`Airport Art' Strikes Again!

Article excerpt

Airline passenger beware! Those intriguing artifacts in that inviting airport "gallery" just may not be the real thing.

I was in the heart of Africa, face to face with one of life's eternal enigmas. Or rather, I was in an airport in the heart of Africa, changing planes, and the mystery in question was what I could take home to my mother, a 91-year-old yeoman of the parish of Great Totham who has everything, even if she can't quite lay her hands on it at the moment.

And then I saw it, the perfect gift, a large black wooden spoon crudely carved from half a tree trunk, a spoon to strike terror into the heart of a missionary; a spoon for all seasons and seasonings, to stir the village pot and beat off the jackals; the genuine article--five feet tall--a communal spoon.

While I was pondering another of life's enigmas, how to wrap it up and take it home, I noticed a label beneath its rim that read: "Made in Soweto. Do not immerse in hot water." Soweto was half a continent away, a sprawling city in South Africa that has parking lots, traffic cops, and other signs of civilization. This spoon was a fake. "Airport art" had struck again.

If you looked at it closely, you could see that the deep rod-black color, so redolent of a rain forest, was merely a dye, while the hack marks from a jungle ax had been made by a machine trained to be clumsy and human, perhaps programmed by one of Bill Gates' software packages, a Neanderthal update. It was like the pottery lamps you can pick up in the streets of Jerusalem, which might be very old indeed, the broken marble statues that could have fallen off the back of the Parthenon, or the shillelaghs from Donegal to ward off the wee folk.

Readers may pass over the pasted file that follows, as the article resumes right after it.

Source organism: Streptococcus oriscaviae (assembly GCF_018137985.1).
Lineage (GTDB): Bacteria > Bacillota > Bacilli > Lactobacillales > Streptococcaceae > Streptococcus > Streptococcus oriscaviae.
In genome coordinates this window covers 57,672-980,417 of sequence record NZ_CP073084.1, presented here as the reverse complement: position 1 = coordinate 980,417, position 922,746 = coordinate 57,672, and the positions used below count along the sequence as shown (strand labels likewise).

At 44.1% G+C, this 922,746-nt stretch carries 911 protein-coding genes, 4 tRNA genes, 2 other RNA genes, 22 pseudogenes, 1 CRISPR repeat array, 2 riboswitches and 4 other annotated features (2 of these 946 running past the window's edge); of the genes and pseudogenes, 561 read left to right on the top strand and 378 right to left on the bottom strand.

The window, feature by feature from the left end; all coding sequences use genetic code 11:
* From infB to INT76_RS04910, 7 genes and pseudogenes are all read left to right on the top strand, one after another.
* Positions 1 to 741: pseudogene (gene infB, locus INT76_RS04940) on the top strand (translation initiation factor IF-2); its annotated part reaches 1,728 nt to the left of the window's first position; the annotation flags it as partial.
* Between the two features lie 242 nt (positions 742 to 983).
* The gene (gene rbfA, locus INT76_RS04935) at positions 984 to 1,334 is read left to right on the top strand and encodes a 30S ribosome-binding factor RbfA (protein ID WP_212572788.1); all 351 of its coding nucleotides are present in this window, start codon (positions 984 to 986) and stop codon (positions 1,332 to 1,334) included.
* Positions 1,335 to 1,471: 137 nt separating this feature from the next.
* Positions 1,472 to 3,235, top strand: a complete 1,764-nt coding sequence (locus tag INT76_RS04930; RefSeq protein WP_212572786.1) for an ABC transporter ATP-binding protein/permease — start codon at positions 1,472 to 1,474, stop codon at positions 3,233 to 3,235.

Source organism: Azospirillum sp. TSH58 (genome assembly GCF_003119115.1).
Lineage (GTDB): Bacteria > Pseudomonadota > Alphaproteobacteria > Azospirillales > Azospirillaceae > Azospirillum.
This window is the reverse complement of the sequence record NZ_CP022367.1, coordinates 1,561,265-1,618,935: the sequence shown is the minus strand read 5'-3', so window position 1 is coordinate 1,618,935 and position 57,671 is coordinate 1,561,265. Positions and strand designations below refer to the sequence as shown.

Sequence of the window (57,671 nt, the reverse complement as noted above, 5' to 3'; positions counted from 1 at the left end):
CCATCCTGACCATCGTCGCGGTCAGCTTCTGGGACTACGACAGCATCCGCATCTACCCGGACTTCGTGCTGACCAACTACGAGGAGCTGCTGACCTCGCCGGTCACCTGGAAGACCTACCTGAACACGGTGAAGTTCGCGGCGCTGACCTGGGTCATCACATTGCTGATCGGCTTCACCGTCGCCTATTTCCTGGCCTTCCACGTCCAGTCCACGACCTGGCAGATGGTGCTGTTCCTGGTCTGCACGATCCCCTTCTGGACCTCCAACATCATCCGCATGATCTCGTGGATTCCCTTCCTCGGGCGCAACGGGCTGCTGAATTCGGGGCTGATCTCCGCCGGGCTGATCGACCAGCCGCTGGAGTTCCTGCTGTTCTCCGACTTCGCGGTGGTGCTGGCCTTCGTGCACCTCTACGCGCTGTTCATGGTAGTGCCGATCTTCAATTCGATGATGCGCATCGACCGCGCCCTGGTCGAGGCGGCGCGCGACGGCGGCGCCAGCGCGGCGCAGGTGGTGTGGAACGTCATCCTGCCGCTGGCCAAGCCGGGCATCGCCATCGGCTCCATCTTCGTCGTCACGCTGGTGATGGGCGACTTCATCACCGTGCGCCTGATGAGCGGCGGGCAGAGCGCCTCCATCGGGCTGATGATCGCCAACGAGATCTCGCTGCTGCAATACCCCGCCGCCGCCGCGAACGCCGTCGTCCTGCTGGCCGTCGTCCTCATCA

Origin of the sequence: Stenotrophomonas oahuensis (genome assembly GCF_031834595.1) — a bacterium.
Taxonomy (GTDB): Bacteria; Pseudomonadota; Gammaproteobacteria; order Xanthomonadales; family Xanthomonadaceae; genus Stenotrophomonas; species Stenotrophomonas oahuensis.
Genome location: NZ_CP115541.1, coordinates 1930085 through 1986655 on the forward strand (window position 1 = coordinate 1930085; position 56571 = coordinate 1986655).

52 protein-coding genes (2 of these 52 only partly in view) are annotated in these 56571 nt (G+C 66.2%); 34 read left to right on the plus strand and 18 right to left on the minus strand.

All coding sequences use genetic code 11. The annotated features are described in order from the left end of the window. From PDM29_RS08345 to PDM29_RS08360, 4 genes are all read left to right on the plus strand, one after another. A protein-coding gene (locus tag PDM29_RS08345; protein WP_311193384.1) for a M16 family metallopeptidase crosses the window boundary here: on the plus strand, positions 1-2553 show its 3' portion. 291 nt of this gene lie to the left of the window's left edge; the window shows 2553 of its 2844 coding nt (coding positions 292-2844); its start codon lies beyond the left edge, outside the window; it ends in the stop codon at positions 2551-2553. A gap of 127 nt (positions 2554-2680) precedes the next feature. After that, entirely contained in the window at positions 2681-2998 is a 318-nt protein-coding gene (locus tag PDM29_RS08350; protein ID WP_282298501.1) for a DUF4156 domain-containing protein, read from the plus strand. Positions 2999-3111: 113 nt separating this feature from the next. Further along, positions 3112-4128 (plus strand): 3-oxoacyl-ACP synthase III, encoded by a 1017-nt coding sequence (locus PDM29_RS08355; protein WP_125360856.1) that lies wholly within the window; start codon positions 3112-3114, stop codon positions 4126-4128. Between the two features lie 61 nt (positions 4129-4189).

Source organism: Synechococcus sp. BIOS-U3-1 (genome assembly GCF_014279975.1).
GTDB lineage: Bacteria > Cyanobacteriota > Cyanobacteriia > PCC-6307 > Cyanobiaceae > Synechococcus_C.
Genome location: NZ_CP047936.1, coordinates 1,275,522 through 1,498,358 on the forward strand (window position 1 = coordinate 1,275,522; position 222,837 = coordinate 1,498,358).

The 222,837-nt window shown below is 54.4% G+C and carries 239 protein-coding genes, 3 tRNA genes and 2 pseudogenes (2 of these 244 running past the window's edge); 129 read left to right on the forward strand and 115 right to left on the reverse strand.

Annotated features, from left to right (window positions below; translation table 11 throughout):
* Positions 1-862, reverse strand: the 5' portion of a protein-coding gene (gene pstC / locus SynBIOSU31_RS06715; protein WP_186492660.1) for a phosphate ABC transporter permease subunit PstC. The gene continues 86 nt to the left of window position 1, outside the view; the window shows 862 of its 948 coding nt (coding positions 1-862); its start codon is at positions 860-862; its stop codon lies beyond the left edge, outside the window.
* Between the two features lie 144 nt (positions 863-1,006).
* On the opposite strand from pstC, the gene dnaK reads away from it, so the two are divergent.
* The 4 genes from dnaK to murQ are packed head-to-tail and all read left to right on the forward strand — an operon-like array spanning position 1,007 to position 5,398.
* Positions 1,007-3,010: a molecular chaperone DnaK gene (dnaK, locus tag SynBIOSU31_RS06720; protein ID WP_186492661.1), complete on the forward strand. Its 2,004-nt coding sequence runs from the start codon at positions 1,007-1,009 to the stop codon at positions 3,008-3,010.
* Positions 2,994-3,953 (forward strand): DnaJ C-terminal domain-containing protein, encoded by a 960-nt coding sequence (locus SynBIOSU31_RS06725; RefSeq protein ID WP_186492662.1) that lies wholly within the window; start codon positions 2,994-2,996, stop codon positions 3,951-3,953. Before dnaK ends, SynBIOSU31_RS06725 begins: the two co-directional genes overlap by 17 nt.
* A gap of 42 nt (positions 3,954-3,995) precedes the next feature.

All fakes--every one of them--oven when, by a remote chance, they happen to be genuine. On the wails of fashionable apartments in Hampstead or Manhattan, there are enough shamanist masks to cast a spell over Africa, but even when the provenance has been researched and the art object in question can be proven to have come from where it is said, there remains an element of trickery, for why should a witch doctor's mask, supposed to inspire awe and respect, hang on a hook as a designer folly under a pencil spot, far from the forces that it claims to control?

The fakery in short lies not in the object but in ourselves, that we should seek to demonstrate our control of other cultures by taking trophies from them. It is colonialism, not far removed from the Victorian imperialism that we pretend to despise. For would I otherwise have contemplated buying for my mother a large wooden spoon that she could barely lift, let alone stir with, if it had not been for the images lingering in my Western mind of the Dark Continent where Stanley found Livingstone at Ujiji and white men died in the search for the source of the Nile, which had always been there and was not much improved by their finding? …